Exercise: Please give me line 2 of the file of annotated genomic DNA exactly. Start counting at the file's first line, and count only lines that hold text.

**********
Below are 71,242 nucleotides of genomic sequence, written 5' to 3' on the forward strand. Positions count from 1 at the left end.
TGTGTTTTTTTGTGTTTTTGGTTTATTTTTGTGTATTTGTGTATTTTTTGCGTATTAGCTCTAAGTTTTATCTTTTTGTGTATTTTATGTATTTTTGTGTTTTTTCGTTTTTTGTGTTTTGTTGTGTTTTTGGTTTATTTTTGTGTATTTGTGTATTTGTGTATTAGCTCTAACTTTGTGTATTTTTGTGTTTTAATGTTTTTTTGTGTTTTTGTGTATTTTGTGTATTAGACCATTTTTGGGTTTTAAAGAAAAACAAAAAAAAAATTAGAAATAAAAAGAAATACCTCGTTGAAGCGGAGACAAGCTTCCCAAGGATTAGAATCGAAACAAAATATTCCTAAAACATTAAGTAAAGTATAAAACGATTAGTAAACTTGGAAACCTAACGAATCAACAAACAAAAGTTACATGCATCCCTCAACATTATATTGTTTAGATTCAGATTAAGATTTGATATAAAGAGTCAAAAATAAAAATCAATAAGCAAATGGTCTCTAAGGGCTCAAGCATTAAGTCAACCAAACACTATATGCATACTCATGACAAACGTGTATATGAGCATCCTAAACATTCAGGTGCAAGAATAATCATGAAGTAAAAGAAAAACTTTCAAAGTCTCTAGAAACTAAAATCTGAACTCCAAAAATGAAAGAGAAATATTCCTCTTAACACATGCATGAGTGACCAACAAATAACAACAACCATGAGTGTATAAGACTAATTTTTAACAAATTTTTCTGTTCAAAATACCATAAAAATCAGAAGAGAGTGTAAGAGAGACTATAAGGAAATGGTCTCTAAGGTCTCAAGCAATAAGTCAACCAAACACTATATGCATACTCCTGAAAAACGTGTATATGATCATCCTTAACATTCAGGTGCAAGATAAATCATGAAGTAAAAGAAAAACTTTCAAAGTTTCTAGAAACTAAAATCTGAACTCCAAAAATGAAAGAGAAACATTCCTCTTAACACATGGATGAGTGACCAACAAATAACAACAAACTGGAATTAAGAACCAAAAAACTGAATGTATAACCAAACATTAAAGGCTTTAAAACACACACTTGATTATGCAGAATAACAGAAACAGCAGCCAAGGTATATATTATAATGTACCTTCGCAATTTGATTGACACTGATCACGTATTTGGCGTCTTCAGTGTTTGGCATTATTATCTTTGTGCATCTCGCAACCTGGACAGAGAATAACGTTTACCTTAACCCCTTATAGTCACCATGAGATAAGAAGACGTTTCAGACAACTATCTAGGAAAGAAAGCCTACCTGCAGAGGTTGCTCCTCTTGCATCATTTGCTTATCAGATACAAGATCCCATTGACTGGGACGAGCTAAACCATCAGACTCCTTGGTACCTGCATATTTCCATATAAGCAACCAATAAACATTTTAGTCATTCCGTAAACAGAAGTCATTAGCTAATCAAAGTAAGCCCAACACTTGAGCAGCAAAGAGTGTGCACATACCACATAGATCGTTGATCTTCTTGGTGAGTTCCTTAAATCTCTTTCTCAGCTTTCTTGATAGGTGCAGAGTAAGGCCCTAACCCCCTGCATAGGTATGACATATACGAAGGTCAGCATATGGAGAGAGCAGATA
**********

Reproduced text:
TGTGTTTTTTTGTGTTTTTGGTTTATTTTTGTGTATTTGTGTATTTTTTGCGTATTAGCTCTAAGTTTTATCTTTTTGTGTATTTTATGTATTTTTGTGTTTTTTCGTTTTTTGTGTTTTGTTGTGTTTTTGGTTTATTTTTGTGTATTTGTGTATTTGTGTATTAGCTCTAACTTTGTGTATTTTTGTGTTTTAATGTTTTTTTGTGTTTTTGTGTATTTTGTGTATTAGACCATTTTTGGGTTTTAAAGAAAAACAAAAAAAAAATTAGAAATAAAAAGAAATACCTCGTTGAAGCGGAGACAAGCTTCCCAAGGATTAGAATCGAAACAAAATATTCCTAAAACATTAAGTAAAGTATAAAACGATTAGTAAACTTGGAAACCTAACGAATCAACAAACAAAAGTTACATGCATCCCTCAACATTATATTGTTTAGATTCAGATTAAGATTTGATATAAAGAGTCAAAAATAAAAATCAATAAGCAAATGGTCTCTAAGGGCTCAAGCATTAAGTCAACCAAACACTATATGCATACTCATGACAAACGTGTATATGAGCATCCTAAACATTCAGGTGCAAGAATAATCATGAAGTAAAAGAAAAACTTTCAAAGTCTCTAGAAACTAAAATCTGAACTCCAAAAATGAAAGAGAAATATTCCTCTTAACACATGCATGAGTGACCAACAAATAACAACAACCATGAGTGTATAAGACTAATTTTTAACAAATTTTTCTGTTCAAAATACCATAAAAATCAGAAGAGAGTGTAAGAGAGACTATAAGGAAATGGTCTCTAAGGTCTCAAGCAATAAGTCAACCAAACACTATATGCATACTCCTGAAAAACGTGTATATGATCATCCTTAACATTCAGGTGCAAGATAAATCATGAAGTAAAAGAAAAACTTTCAAAGTTTCTAGAAACTAAAATCTGAACTCCAAAAATGAAAGAGAAACATTCCTCTTAACACATGGATGAGTGACCAACAAATAACAACAAACTGGAATTAAGAACCAAAAAACTGAATGTATAACCAAACATTAAAGGCTTTAAAACACACACTTGATTATGCAGAATAACAGAAACAGCAGCCAAGGTATATATTATAATGTACCTTCGCAATTTGATTGACACTGATCACGTATTTGGCGTCTTCAGTGTTTGGCATTATTATCTTTGTGCATCTCGCAACCTGGACAGAGAATAACGTTTACCTTAACCCCTTATAGTCACCATGAGATAAGAAGACGTTTCAGACAACTATCTAGGAAAGAAAGCCTACCTGCAGAGGTTGCTCCTCTTGCATCATTTGCTTATCAGATACAAGATCCCATTGACTGGGACGAGCTAAACCATCAGACTCCTTGGTACCTGCATATTTCCATATAAGCAACCAATAAACATTTTAGTCATTCCGTAAACAGAAGTCATTAGCTAATCAAAGTAAGCCCAACACTTGAGCAGCAAAGAGTGTGCACATACCACATAGATCGTTGATCTTCTTGGTGAGTTCCTTAAATCTCTTTCTCAGCTTTCTTGATAGGTGCAGAGTAAGGCCCTAACCCCCTGCATAGGTATGACATATACGAAGGTCAGCATATGGAGAGAGCAGATA